# Prove that $\frac{\sum_{i=1}^n (X_i - \bar{X})^2}{\sigma^2}\,\sim \,\chi_{(n-1)}^2$

If $X_1, \ldots, X_n$ are iid $\sim N(\mu,\sigma^2)$,

$\frac 1 {\sigma^2} \Big((X_1-\bar X)^2 + \cdots + (X_n - \bar X)^2 \Big) \sim \chi^2_{n-1}$.

This has been shown with linear algebra projections, and is the starting point to derive the density of the $t$-Student distribution.

I would really like to get a proof without the advanced math in linear algebra projections (if possible), or with a detailed explanation of the steps followed in the derivation (if the use of projections is essential). Thanks!

## 1 Answer

Observe the following:

Since $X_i \sim N(\mu, \sigma^2) \Rightarrow X_i - \mu \sim N(0, \sigma^2)$ and that $\frac{X_i - \mu}{\sigma} \sim N(0,1)$.

Now, by definition, a $\chi^2_1$ random variable is defined as $Z^2$ where $Z \sim N(0,1)$.

So that means $(\frac{X_i - \mu}{\sigma})^2 \sim N(0,1)^2 = \chi^2_1$.

Finally, observe that $\sum_{i=1}^n \chi^2_1 = \chi^2_n$. This can be seen from the proof here:

https://onlinecourses.science.psu.edu/stat414/node/171

So now we have shown that $\sum_{i=1}^n (\frac{X_i - \mu}{\sigma})^2 \sim \chi^2_n$.

We're almost there. In your case you replace the $\mu$ with a $\bar{X}$. That's standard practice in statistics when you don't know the true value of the parameter and in that case, we reduce the degrees of freedom by one. For that same reason, we have that $\sum_{i=1}^n (\frac{X_i - \bar{X}}{\sigma})^2 \sim \chi^2_{n-1}$.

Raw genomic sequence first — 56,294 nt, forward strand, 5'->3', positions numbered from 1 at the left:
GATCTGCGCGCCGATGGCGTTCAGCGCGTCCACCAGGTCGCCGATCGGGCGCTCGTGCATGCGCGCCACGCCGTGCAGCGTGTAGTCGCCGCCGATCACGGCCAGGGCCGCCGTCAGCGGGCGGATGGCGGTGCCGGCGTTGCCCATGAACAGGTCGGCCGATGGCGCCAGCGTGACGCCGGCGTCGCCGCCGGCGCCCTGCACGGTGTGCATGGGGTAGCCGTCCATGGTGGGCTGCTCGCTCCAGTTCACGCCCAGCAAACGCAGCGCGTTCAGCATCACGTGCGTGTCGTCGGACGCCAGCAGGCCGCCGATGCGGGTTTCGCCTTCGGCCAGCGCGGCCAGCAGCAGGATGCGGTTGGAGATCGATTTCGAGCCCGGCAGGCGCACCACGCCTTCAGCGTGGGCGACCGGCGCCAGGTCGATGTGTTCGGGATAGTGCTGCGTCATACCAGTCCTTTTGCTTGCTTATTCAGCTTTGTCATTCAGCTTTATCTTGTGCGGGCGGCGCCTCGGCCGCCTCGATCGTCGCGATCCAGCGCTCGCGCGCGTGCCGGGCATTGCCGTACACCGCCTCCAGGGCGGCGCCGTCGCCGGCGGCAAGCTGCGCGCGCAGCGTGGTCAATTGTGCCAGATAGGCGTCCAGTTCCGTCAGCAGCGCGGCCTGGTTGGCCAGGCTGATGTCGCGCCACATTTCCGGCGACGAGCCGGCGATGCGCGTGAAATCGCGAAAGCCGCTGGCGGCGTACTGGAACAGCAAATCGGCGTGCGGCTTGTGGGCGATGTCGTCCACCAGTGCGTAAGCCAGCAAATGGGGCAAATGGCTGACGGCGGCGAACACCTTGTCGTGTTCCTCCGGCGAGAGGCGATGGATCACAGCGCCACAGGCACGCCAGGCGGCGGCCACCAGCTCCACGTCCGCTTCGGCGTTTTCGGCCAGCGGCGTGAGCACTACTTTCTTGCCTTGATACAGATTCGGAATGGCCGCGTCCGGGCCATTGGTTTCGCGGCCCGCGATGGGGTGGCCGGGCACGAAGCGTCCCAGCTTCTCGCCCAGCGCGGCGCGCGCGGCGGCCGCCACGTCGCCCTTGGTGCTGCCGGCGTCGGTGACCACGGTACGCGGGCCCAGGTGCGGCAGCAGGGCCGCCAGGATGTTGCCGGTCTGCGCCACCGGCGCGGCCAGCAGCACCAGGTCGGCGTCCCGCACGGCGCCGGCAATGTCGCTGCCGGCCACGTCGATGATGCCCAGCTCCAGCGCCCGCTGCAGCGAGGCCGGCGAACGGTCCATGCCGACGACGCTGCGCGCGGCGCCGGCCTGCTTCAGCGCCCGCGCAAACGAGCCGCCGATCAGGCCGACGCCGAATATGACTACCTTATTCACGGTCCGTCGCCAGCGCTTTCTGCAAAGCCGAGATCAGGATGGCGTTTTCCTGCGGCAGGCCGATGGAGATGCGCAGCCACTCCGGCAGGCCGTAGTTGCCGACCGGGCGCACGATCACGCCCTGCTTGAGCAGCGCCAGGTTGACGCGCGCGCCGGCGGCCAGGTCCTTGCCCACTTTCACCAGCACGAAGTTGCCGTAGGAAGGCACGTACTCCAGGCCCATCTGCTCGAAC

If you want a rigorous proof of why the minus one, then you will need to get into the linear algebra. A quick discussion can be found here: https://en.wikipedia.org/wiki/Degrees_of_freedom_%28statistics%29

Hope that helps!

• @user357015 Excellent, by the way! – Antoni Parellada Aug 25 '15 at 22:04
• @AntoniParellada : I entirely disagree with the evaluation of this answer as "excellent". It stops short of actually answering the question. Note that $(1)$ each of the terms $\dfrac{(X_i - \overline X)^2}{\sigma^2}$ fails to be distributed as $N(0,1),$ and $(2)$ there are not $n-1$ terms, but $n,$ and $(3)$ they are not independent. They are negatively correlated because of the way in which they depend on $\overline X,$ which depends on all of them. $\qquad$ – Michael Hardy Nov 14 '17 at 20:41
• @MichaelHardy I see your points... Old question... Would you consider writing up an answer? – Antoni Parellada Nov 14 '17 at 21:42
• @AntoniParellada : Do you know matrix algebra and such things as orthogonal projections? – Michael Hardy Nov 14 '17 at 21:43
• @MichaelHardy Yes, I am self-taught, and when I posted the question I had just started off learning math and stats. And I just noticed that the question linked to a proof you already wrote on this site... – Antoni Parellada Nov 14 '17 at 21:46